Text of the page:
Contact: Collette DuValle, 317-373-2391

Shigella Remains Concern As New Cases Are Reported

Marion County Health Department officials are continuing to respond to additional cases of Shigella. The number of new cases continues to hold steady, a sign the outbreak that began in the fall, is not close to ending.

A majority of those becoming ill with Shigella are pre-school aged. However, local health officials have documented cases in all age ranges.

Health department officials are concerned that many parents are sending their children to day care, pre-school and school with diarrhea, a symptom of Shigella. This is helping to spread the infection. Parents, day care operators, pre-school officials and school administrators have been asked to keep children with diarrhea and other symptoms out of the day care or school until the diarrhea has ended.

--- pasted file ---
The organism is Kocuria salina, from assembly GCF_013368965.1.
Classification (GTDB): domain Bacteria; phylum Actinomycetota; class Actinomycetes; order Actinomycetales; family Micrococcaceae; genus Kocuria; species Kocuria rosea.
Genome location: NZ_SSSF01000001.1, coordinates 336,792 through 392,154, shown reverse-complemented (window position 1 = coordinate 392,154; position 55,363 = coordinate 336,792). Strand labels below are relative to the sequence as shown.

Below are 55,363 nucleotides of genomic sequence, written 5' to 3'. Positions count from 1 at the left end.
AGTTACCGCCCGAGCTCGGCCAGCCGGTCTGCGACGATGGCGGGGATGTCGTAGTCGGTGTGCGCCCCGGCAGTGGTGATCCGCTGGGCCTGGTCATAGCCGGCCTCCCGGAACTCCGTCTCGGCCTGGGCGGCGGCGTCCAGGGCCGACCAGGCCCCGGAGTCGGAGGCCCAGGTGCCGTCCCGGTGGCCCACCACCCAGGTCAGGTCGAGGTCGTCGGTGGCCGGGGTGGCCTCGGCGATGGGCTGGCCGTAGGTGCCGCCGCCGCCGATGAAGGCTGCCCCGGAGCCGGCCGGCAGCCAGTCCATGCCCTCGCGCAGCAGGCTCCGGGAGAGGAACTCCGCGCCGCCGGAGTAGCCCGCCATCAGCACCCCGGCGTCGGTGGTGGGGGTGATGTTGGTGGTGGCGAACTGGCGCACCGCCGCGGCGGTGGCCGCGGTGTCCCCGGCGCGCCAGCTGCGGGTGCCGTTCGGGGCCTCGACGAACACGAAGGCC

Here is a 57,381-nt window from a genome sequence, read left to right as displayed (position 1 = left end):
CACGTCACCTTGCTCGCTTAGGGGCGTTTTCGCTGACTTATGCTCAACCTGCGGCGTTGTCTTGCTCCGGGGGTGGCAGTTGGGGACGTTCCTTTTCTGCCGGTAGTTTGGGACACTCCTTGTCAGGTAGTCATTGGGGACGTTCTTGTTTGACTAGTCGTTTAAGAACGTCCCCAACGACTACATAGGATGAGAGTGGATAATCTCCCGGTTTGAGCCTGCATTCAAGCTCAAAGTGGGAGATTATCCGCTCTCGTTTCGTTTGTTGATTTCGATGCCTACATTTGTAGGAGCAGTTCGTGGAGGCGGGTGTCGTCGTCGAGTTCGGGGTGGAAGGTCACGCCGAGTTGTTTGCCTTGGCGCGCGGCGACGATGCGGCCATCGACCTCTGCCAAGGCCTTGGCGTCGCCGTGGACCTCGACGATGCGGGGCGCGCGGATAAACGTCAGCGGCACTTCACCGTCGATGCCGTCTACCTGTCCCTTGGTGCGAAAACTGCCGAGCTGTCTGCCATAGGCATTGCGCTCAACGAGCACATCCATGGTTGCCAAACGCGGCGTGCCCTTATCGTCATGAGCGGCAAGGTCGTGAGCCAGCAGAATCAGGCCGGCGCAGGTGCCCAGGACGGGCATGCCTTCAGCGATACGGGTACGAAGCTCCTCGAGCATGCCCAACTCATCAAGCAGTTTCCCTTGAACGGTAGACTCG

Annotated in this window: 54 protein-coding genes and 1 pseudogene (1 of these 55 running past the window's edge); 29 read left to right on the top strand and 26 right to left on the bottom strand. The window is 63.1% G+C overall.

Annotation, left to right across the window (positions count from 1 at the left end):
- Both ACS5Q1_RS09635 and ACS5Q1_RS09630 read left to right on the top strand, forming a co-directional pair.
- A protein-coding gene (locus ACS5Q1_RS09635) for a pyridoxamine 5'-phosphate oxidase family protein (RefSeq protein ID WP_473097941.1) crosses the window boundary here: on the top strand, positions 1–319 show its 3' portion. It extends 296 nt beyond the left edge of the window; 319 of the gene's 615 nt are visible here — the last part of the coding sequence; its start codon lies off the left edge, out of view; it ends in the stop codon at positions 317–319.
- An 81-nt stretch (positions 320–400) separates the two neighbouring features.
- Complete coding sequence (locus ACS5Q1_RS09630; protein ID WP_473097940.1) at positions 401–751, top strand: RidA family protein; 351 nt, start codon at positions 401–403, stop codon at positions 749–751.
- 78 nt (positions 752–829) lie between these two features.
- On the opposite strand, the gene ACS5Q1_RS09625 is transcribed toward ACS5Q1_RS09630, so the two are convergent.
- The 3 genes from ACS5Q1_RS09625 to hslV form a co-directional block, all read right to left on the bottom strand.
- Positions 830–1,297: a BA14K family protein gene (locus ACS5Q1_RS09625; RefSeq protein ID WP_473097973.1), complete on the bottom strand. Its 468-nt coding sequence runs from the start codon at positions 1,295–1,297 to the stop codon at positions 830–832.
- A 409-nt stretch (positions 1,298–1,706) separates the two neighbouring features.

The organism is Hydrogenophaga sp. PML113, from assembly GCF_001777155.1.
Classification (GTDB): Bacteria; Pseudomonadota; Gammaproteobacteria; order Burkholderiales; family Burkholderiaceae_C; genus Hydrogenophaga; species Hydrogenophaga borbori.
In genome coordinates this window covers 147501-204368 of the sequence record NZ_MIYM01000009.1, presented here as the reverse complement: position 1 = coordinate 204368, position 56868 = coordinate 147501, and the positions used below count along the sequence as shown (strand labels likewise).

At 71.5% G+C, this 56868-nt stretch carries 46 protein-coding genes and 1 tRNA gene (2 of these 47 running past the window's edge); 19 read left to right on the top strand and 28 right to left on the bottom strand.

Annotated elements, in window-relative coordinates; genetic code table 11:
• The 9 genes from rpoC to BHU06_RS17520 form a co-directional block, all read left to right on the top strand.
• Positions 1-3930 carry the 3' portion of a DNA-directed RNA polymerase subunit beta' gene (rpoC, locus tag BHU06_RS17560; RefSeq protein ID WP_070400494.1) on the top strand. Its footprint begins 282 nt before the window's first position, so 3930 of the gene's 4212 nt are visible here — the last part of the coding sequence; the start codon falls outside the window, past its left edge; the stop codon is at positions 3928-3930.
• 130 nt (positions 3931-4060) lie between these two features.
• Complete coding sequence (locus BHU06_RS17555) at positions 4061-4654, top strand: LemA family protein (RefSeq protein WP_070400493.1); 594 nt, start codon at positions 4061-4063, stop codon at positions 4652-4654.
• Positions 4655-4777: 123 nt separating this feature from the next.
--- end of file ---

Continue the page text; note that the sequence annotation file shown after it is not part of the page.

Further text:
Other symptoms associated with Shigella include cramping, abdominal pain, chills, a feeling of illness, headache and fever.

"If a person is infected and does not properly wash their hands, their hands may be contaminated by stool. They can then touch and contaminate common surfaces such as tables, toys and food prepared by them. Touching something contaminated from an infected person and infect anyone," Dr. Virginia A. Caine, director, Marion County Health Department.

Shigella is a common, highly contagious infection transmitted primarily from person-to-person through the fecal-oral route. Outbreaks can occur in areas where large groups of people gather, including schools, nursing homes, day care centers and other similar settings.

For more information on Shigella, contact the health department at 221-2117.

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